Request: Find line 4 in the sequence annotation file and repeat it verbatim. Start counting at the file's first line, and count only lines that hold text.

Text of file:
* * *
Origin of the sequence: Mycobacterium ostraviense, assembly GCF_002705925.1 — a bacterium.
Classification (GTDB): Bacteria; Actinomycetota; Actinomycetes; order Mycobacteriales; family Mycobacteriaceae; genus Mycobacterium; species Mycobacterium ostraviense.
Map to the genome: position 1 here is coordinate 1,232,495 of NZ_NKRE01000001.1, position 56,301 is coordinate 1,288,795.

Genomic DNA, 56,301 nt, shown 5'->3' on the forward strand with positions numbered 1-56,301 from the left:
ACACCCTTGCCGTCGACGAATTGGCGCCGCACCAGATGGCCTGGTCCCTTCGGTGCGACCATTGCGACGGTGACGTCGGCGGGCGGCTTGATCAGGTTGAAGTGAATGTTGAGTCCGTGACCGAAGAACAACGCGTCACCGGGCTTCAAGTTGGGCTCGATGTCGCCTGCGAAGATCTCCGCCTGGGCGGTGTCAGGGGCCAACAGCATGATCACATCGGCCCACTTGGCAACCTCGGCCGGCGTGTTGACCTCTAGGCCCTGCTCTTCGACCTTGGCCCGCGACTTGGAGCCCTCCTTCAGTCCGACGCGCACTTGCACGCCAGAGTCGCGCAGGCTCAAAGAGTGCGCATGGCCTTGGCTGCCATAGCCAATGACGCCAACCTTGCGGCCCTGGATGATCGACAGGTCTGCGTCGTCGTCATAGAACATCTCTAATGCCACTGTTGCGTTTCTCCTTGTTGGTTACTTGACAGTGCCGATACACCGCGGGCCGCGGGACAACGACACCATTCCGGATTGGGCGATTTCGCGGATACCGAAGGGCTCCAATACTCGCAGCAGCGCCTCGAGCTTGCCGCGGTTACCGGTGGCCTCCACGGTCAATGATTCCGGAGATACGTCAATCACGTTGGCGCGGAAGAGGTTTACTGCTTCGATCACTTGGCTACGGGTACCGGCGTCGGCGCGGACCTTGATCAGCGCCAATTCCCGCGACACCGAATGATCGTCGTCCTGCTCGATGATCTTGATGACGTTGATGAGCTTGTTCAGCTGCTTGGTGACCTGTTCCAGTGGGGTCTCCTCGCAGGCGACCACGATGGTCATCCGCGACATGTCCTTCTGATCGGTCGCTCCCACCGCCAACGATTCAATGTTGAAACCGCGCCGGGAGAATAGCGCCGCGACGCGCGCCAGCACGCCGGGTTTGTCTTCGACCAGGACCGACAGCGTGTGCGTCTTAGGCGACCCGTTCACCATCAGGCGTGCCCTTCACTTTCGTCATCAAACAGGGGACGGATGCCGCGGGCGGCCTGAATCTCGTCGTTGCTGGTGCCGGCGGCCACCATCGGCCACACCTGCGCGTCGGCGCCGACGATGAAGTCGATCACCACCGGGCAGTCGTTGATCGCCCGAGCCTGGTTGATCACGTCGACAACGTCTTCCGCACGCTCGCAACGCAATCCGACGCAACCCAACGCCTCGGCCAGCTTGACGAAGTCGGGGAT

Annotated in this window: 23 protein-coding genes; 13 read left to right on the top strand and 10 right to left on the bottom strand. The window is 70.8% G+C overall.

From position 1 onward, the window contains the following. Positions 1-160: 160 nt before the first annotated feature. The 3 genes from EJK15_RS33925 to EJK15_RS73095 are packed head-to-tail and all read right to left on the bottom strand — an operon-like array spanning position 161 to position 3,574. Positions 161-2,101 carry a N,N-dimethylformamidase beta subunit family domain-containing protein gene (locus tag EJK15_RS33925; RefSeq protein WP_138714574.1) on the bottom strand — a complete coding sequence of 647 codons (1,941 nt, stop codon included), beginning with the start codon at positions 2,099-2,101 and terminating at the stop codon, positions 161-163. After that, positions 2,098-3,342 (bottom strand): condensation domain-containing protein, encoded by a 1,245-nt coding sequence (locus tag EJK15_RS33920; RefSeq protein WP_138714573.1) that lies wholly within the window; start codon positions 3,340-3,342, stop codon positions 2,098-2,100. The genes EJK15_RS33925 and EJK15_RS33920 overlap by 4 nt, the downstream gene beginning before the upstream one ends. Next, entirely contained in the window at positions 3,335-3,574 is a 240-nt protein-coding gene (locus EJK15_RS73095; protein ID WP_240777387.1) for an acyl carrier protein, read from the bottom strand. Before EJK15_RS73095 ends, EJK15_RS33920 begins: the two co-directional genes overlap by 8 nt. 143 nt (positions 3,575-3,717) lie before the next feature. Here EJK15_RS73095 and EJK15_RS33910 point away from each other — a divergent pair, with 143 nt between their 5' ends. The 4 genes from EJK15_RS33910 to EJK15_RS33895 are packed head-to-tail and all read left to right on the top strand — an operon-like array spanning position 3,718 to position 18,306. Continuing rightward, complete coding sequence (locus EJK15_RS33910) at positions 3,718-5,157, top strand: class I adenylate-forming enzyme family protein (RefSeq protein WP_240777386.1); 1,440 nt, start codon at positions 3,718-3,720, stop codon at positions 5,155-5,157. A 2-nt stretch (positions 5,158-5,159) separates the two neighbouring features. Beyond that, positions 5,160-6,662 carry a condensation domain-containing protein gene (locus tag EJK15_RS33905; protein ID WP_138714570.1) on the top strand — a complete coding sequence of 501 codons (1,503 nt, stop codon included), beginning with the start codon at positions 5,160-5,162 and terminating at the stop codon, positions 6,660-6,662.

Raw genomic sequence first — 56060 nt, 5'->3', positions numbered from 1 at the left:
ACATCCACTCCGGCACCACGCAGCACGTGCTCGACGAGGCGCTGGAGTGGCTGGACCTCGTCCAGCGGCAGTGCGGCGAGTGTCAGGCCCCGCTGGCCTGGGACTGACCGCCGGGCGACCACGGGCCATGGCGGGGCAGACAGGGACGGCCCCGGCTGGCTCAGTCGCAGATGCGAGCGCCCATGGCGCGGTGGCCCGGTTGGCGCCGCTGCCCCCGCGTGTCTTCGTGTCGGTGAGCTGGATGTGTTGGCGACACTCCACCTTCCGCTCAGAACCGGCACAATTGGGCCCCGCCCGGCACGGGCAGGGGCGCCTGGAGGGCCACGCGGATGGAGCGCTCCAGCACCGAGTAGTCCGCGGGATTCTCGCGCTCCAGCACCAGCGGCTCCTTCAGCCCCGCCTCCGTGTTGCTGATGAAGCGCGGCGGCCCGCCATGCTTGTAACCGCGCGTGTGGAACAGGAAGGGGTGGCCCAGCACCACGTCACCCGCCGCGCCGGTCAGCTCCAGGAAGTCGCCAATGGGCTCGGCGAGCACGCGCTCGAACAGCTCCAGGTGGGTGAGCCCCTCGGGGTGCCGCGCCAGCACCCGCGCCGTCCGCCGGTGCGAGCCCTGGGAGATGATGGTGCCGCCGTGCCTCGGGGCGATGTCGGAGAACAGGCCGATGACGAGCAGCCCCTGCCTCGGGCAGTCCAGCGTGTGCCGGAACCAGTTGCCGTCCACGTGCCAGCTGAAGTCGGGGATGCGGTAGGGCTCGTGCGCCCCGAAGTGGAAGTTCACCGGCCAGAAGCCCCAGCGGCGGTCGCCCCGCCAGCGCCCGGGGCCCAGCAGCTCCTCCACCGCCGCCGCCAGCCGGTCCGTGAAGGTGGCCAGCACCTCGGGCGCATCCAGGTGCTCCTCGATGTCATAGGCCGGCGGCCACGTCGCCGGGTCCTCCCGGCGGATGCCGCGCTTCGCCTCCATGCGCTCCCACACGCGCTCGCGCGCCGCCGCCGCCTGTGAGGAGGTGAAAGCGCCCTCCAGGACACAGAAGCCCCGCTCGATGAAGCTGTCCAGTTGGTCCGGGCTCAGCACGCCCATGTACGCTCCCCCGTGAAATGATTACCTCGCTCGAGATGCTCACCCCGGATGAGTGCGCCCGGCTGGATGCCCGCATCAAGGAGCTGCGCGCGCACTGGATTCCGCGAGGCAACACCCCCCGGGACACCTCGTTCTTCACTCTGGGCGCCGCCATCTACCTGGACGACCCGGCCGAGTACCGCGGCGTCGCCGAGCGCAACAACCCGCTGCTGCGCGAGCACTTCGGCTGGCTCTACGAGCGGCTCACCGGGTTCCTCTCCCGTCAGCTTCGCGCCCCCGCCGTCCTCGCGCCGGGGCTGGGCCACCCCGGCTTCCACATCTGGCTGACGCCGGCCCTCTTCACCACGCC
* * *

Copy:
Genomic DNA, 56,301 nt, shown 5'->3' on the forward strand with positions numbered 1-56,301 from the left: